topics covered (Moy, 2009). Therefore, the committee presents priorities that can be used as a first step in whittling
the measurement possibilities, and then followed by more quantitative steps described in Chapter 4.
Application of Equity and Value
Equity and value apply to each of the care components, including the foundational elements, and the results
of equity and value assessments should be reported for each measure in the NHQR and NHDR. Findings can be
included in graphics or text describing whether equity has been achieved and the value (based on the costs and
benefits) that would accrue if quality gaps between current and desired levels of performance were closed (for
example, if all persons, rather than 55 percent,3 received preventive services) and if equity gaps were closed.
AHRQ currently applies the concept of equity by presenting quantitative differences in performance levels by
geographic areas (NHQR) and different populations (NHDR). The Future Directions committee observes this has
been useful for dividing the content between the two reports, but that at times the separation can lead to misleading
conclusions about the progress of the country in achieving quality. As noted in Chapter 2, the committee believes
that the NHQR should include population equity findings and the NHDR should include additional information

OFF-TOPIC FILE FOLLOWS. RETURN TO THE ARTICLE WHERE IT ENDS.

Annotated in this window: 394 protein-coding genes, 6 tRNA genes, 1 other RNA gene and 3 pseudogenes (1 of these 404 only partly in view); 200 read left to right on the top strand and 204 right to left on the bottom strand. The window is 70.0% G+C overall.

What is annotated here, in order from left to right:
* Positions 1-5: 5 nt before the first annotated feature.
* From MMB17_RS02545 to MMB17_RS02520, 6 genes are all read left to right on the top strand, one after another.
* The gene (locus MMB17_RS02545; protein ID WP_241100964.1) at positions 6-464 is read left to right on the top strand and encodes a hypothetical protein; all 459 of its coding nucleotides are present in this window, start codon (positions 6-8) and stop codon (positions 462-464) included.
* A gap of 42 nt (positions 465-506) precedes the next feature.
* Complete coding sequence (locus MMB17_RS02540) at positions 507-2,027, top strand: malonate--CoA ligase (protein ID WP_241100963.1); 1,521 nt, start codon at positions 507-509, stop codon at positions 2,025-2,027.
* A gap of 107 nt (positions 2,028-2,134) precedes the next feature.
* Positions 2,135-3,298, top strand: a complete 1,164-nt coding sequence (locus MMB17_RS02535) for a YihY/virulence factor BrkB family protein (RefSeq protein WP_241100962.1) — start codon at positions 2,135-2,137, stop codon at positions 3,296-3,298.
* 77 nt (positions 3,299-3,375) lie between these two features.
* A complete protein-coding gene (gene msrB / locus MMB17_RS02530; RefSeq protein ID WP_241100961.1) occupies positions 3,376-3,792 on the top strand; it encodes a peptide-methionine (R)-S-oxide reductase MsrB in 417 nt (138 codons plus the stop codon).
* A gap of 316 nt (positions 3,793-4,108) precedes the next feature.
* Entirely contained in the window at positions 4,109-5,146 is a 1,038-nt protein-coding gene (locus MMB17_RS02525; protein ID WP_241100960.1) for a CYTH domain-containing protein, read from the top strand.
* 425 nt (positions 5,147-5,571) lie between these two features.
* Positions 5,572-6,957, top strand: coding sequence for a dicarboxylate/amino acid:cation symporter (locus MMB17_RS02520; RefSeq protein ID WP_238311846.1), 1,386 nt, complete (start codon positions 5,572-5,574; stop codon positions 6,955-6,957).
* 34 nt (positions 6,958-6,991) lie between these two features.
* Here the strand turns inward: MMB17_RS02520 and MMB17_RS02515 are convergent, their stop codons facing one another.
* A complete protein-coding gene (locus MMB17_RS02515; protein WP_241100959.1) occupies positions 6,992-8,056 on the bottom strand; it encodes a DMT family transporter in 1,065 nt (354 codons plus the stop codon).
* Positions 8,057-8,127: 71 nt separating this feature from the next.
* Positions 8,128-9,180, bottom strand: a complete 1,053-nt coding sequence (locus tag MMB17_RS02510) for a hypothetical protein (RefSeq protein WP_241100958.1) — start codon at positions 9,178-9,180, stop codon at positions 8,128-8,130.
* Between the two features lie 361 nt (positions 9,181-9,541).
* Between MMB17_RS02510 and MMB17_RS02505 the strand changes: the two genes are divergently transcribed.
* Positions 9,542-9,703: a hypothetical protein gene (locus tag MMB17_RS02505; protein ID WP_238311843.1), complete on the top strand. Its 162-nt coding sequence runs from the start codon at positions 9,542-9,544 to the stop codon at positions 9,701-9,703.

on the potential impact of closing the quality gap.
Presenting value for each component is a complex endeavor because value can mean various things to different
people. (For the broad definition of value used in this report, go to Box 3-2.) AHRQ has begun to incorporate
total and indirect costs for medical conditions, and estimates of the cost effectiveness of interventions (e.g.,
quality adjusted life years [QALYs]). The Future Directions committee lauds this movement, but also encourages
AHRQ to report for each measure the potential quantifiable value of closing the gap between current and desired
performance levels. Depending on the data available to describe the impact of closing the gap, findings might be
presented in terms such as net health benefit, the size of the population affected, or estimated expenditure and
possible cost savings.
The committee believes that using its updated framework provides AHRQ with a matrix to classify its current
and future portfolio of measures to examine where measurement gaps might exist, while accommodating shifting
priorities for the nation's health care system. Additionally, since equity and value are criteria in the proposed
measure selection process (go to Chapter 4), quantification of these concepts should be included in the data presented
in the national healthcare reports. As a result, the committee recommends:
Recommendation 2: AHRQ should adopt the committee's updated framework for quality reporting
to reflect key measurement areas for health care performance and use it to ensure balance among
the eight components of quality care in AHRQ's overall measure portfolio. AHRQ should further
use its crosscutting dimensions of equity and value to rank measures for inclusion in the reports.
Additional justification for including equity and value, as well as each of the added quality of care components,
is discussed in the following sections. To complement the justifications, Appendix D explores measurement